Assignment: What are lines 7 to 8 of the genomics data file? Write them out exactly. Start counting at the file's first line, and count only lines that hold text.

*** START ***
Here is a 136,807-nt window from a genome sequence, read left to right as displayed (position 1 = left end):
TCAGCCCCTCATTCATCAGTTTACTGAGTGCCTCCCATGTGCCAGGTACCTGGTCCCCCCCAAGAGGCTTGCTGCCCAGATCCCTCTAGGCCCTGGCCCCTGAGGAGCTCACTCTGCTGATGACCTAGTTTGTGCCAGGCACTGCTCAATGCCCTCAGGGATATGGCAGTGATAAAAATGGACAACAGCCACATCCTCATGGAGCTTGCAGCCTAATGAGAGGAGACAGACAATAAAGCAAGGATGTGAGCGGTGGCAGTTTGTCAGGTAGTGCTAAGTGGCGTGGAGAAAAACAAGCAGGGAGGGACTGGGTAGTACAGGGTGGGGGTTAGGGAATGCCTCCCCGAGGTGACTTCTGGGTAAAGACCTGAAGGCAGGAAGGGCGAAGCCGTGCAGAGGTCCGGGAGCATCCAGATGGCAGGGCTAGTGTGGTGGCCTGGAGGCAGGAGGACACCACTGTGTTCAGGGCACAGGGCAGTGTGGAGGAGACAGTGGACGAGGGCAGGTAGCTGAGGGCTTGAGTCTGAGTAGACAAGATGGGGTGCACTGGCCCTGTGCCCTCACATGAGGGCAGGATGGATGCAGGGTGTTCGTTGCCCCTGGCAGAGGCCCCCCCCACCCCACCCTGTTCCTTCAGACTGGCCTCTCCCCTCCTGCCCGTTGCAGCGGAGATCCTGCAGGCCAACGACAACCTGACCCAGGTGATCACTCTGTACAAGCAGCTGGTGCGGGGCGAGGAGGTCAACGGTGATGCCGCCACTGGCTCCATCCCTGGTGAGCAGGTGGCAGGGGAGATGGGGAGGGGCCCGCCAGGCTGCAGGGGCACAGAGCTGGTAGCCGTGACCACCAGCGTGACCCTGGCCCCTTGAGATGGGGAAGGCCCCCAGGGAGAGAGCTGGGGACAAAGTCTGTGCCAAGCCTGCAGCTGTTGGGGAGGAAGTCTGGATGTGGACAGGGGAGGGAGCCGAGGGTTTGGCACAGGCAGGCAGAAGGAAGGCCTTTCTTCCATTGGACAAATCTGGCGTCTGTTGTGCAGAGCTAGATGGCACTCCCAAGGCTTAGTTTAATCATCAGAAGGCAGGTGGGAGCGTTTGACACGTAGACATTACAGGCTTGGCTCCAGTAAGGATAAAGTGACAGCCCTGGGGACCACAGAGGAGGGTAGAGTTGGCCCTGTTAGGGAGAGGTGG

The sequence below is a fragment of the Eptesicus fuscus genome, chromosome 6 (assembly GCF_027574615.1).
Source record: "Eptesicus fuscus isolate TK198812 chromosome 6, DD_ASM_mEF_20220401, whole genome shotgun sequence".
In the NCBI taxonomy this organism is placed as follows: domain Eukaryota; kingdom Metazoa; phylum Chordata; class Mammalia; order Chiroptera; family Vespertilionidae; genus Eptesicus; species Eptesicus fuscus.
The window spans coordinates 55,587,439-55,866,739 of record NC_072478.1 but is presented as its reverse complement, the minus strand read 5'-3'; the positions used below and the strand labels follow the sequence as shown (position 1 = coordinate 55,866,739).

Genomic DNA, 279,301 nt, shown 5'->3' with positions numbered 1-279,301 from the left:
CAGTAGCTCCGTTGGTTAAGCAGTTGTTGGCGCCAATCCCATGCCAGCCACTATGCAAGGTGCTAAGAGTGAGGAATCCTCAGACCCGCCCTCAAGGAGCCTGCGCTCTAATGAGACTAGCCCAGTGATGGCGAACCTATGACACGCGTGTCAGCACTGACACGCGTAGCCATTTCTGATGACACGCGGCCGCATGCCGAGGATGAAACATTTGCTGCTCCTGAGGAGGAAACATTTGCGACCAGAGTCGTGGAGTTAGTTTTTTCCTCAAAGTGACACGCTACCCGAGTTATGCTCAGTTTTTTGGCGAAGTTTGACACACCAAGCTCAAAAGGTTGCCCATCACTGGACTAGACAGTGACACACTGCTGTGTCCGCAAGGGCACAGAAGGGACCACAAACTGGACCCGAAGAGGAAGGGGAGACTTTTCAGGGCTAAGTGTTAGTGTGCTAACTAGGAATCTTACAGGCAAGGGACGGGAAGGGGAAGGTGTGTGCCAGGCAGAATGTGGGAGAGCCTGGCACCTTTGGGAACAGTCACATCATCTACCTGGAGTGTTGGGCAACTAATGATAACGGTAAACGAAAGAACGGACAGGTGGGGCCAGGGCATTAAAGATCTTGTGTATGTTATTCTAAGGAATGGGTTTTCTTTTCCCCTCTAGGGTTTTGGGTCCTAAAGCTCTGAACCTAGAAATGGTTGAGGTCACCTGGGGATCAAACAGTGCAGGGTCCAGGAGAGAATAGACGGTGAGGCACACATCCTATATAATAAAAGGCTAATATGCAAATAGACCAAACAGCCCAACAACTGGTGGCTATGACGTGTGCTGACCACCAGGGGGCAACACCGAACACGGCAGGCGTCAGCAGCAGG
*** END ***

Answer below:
Genomic DNA, 279,301 nt, shown 5'->3' with positions numbered 1-279,301 from the left:
CAGTAGCTCCGTTGGTTAAGCAGTTGTTGGCGCCAATCCCATGCCAGCCACTATGCAAGGTGCTAAGAGTGAGGAATCCTCAGACCCGCCCTCAAGGAGCCTGCGCTCTAATGAGACTAGCCCAGTGATGGCGAACCTATGACACGCGTGTCAGCACTGACACGCGTAGCCATTTCTGATGACACGCGGCCGCATGCCGAGGATGAAACATTTGCTGCTCCTGAGGAGGAAACATTTGCGACCAGAGTCGTGGAGTTAGTTTTTTCCTCAAAGTGACACGCTACCCGAGTTATGCTCAGTTTTTTGGCGAAGTTTGACACACCAAGCTCAAAAGGTTGCCCATCACTGGACTAGACAGTGACACACTGCTGTGTCCGCAAGGGCACAGAAGGGACCACAAACTGGACCCGAAGAGGAAGGGGAGACTTTTCAGGGCTAAGTGTTAGTGTGCTAACTAGGAATCTTACAGGCAAGGGACGGGAAGGGGAAGGTGTGTGCCAGGCAGAATGTGGGAGAGCCTGGCACCTTTGGGAACAGTCACATCATCTACCTGGAGTGTTGGGCAACTAATGATAACGGTAAACGAAAGAACGGACAGGTGGGGCCAGGGCATTAAAGATCTTGTGTATGTTATTCTAAGGAATGGGTTTTCTTTTCCCCTCTAGGGTTTTGGGTCCTAAAGCTCTGAACCTAGAAATGGTTGAGGTCACCTGGGGATCAAACAGTGCAGGGTCCAGGAGAGAATAGACGGTGAGGCACACATCCTATATAATAAAAGGCTAATATGCAAATAGACCAAACAGCCCAACAACTGGTGGCTATGACGTGTGCTGACCACCAGGGGGCAACACCGAACACGGCAGGCGTCAGCAGCAGG